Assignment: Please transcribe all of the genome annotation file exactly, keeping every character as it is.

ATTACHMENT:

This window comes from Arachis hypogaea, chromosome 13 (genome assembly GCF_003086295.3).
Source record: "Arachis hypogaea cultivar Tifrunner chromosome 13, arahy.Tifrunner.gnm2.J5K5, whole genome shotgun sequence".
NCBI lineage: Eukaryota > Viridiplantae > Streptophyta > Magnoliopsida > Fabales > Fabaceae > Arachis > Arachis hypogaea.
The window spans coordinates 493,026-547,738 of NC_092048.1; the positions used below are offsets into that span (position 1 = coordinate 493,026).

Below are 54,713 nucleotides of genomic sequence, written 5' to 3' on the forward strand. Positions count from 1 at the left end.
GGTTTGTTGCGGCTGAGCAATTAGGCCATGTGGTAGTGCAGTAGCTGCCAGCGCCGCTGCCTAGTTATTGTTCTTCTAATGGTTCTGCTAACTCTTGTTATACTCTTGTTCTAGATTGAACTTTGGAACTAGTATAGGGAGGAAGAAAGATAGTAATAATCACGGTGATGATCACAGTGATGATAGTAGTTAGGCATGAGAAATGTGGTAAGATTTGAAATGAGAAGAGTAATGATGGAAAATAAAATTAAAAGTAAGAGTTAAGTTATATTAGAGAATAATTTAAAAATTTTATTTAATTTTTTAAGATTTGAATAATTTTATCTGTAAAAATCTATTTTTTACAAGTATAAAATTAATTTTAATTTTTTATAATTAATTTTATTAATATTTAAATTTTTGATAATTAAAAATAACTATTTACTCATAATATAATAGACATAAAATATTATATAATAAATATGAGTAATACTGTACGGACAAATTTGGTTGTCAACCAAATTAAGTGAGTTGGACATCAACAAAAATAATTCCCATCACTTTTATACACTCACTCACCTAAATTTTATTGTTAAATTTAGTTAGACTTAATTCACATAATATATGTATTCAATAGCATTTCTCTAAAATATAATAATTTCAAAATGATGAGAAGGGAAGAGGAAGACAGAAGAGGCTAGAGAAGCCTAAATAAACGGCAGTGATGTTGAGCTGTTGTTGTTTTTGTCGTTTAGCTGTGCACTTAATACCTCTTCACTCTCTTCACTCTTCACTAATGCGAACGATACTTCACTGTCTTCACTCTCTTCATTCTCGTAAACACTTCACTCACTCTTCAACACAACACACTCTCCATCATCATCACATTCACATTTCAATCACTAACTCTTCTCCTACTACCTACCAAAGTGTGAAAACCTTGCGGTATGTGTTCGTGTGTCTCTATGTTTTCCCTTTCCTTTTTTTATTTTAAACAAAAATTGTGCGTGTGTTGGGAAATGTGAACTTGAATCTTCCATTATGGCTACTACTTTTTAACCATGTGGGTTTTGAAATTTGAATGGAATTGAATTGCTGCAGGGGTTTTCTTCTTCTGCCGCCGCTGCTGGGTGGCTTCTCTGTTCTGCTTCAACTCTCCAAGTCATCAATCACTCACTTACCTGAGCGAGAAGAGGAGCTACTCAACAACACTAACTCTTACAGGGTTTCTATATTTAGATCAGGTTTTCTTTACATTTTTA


This window comes from Arachis hypogaea, chromosome 13 (genome assembly GCF_003086295.3).
Source record: "Arachis hypogaea cultivar Tifrunner chromosome 13, arahy.Tifrunner.gnm2.J5K5, whole genome shotgun sequence".
NCBI lineage: Eukaryota > Viridiplantae > Streptophyta > Magnoliopsida > Fabales > Fabaceae > Arachis > Arachis hypogaea.
The window spans coordinates 493,026-547,738 of NC_092048.1; the positions used below are offsets into that span (position 1 = coordinate 493,026).

Below are 54,713 nucleotides of genomic sequence, written 5' to 3' on the forward strand. Positions count from 1 at the left end.
GGTTTGTTGCGGCTGAGCAATTAGGCCATGTGGTAGTGCAGTAGCTGCCAGCGCCGCTGCCTAGTTATTGTTCTTCTAATGGTTCTGCTAACTCTTGTTATACTCTTGTTCTAGATTGAACTTTGGAACTAGTATAGGGAGGAAGAAAGATAGTAATAATCACGGTGATGATCACAGTGATGATAGTAGTTAGGCATGAGAAATGTGGTAAGATTTGAAATGAGAAGAGTAATGATGGAAAATAAAATTAAAAGTAAGAGTTAAGTTATATTAGAGAATAATTTAAAAATTTTATTTAATTTTTTAAGATTTGAATAATTTTATCTGTAAAAATCTATTTTTTACAAGTATAAAATTAATTTTAATTTTTTATAATTAATTTTATTAATATTTAAATTTTTGATAATTAAAAATAACTATTTACTCATAATATAATAGACATAAAATATTATATAATAAATATGAGTAATACTGTACGGACAAATTTGGTTGTCAACCAAATTAAGTGAGTTGGACATCAACAAAAATAATTCCCATCACTTTTATACACTCACTCACCTAAATTTTATTGTTAAATTTAGTTAGACTTAATTCACATAATATATGTATTCAATAGCATTTCTCTAAAATATAATAATTTCAAAATGATGAGAAGGGAAGAGGAAGACAGAAGAGGCTAGAGAAGCCTAAATAAACGGCAGTGATGTTGAGCTGTTGTTGTTTTTGTCGTTTAGCTGTGCACTTAATACCTCTTCACTCTCTTCACTCTTCACTAATGCGAACGATACTTCACTGTCTTCACTCTCTTCATTCTCGTAAACACTTCACTCACTCTTCAACACAACACACTCTCCATCATCATCACATTCACATTTCAATCACTAACTCTTCTCCTACTACCTACCAAAGTGTGAAAACCTTGCGGTATGTGTTCGTGTGTCTCTATGTTTTCCCTTTCCTTTTTTTATTTTAAACAAAAATTGTGCGTGTGTTGGGAAATGTGAACTTGAATCTTCCATTATGGCTACTACTTTTTAACCATGTGGGTTTTGAAATTTGAATGGAATTGAATTGCTGCAGGGGTTTTCTTCTTCTGCCGCCGCTGCTGGGTGGCTTCTCTGTTCTGCTTCAACTCTCCAAGTCATCAATCACTCACTTACCTGAGCGAGAAGAGGAGCTACTCAACAACACTAACTCTTACAGGGTTTCTATATTTAGATCAGGTTTTCTTTACATTTTTA